Be patient and share facts. Don’t amplify premature claims of victory. Be thoughtful about the data visualizations of election returns that you might share and whether they help people understand the role absentee ballots play. It’s important to continue to promote the message that Americans likely won’t know who won the election on Election Night, that we may see a shift in the initial results after Election Night, and that we should be skeptical of candidate’s claims of victory absent reporting confirming those results. 

What the Task Force is doing

The National Task Force on Election Crises (NTFEC) asked the major media outlets to detail four things: 

  1. how they plan to account for mail-in voting in their exit polling or voter surveys, 
  2. how they plan to contextualize results given the possibility of a blue shift/red mirage,
  3. how they plan to cover premature claims of victory, and 
  4. how they will ensure decision desks are insulated from internal or external pressure to call the race prematurely.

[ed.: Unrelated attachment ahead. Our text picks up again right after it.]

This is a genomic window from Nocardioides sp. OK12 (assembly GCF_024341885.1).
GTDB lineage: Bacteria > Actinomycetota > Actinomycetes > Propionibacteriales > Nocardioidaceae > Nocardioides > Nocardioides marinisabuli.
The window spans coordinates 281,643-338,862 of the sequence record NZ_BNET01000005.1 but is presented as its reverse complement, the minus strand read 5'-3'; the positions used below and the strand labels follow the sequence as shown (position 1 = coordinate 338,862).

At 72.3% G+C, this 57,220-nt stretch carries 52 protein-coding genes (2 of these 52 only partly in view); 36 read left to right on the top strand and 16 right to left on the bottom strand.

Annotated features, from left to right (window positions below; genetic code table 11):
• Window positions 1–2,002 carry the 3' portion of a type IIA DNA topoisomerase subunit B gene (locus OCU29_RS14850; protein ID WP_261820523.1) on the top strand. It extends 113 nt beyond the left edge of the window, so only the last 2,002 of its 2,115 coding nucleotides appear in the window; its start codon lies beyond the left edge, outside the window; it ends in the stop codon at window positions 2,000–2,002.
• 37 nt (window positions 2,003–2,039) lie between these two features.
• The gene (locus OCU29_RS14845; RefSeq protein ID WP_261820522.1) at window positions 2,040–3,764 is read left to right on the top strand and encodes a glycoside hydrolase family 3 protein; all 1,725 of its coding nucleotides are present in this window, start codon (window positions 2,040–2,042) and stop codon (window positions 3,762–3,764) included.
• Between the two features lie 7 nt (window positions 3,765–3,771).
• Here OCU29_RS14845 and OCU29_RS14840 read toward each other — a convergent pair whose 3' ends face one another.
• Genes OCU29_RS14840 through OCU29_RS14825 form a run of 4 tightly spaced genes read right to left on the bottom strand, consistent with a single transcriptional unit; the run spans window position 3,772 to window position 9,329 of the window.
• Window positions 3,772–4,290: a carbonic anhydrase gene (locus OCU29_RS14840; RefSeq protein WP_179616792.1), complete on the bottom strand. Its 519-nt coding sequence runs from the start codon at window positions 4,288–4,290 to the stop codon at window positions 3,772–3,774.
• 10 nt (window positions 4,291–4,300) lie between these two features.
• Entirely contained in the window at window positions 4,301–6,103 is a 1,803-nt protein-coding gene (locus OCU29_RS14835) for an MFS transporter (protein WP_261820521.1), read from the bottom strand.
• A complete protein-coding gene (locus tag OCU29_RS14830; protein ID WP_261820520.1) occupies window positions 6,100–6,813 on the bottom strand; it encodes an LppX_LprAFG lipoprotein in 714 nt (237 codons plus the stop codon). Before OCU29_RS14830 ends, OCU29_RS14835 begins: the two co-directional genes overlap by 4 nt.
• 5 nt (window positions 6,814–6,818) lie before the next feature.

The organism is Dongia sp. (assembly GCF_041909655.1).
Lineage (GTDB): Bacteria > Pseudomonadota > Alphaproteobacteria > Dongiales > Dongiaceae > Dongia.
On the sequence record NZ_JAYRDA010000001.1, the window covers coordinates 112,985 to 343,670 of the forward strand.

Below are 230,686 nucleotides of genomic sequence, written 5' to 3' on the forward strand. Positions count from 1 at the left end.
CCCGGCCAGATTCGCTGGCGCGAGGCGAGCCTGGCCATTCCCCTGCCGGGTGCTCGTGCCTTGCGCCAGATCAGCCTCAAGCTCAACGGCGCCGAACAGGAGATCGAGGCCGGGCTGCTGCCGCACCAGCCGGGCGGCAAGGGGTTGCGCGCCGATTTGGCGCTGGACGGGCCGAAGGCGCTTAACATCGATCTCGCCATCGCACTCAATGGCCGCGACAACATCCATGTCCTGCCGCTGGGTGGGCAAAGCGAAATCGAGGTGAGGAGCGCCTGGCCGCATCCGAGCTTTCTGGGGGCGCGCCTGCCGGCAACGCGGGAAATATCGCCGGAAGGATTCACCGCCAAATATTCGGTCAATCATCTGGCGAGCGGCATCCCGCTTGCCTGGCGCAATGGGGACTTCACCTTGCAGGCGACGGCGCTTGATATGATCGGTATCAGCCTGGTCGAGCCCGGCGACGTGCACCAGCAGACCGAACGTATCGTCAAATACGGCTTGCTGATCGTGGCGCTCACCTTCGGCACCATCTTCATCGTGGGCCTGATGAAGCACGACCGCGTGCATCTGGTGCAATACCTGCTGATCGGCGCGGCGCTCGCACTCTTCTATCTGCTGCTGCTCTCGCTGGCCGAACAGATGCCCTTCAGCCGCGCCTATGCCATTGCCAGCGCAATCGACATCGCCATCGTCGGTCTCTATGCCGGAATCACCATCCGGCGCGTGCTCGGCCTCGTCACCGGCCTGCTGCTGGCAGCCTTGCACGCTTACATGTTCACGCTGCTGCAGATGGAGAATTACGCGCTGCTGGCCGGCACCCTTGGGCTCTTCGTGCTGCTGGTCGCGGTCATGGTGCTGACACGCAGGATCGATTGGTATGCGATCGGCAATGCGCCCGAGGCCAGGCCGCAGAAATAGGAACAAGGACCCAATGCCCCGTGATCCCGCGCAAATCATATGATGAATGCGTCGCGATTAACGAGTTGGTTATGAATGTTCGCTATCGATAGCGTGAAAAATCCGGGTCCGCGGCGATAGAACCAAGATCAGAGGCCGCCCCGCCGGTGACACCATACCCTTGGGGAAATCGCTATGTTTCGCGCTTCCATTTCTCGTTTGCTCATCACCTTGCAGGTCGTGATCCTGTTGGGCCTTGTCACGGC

In response, the Associated Press (AP) shared information with the NTFEC relating to how they plan to account for absentee ballots and their election survey methodology. They also publicized the process by which they declare winners here and here. The AP repeats in these articles: “Regarding race calling, AP does not make projections or name apparent or likely winners. If our race callers cannot definitively say a candidate has won, we do not engage in speculation.”

In additional coverage, the New York Times's Ben Smith wrote a piece about Fox News’ decision desk that details how Fox News insulates its decision desk from pressure and how it is planning to cover premature claims of victory (by allowing their commentators to support those claims while the decision desk avoids calling the election). Also, this week, Reuters noted, “If a campaign claims victory without sufficient evidence or disputes a network’s projections, executives say, the networks will report on those developments.”

We continue to work with reporters and news outlets to offer guidance on how to cover premature claims of victory. We will also be sharing recommendations about how to accurately depict data and employ visualizations given the unprecedented volume of absentee ballots.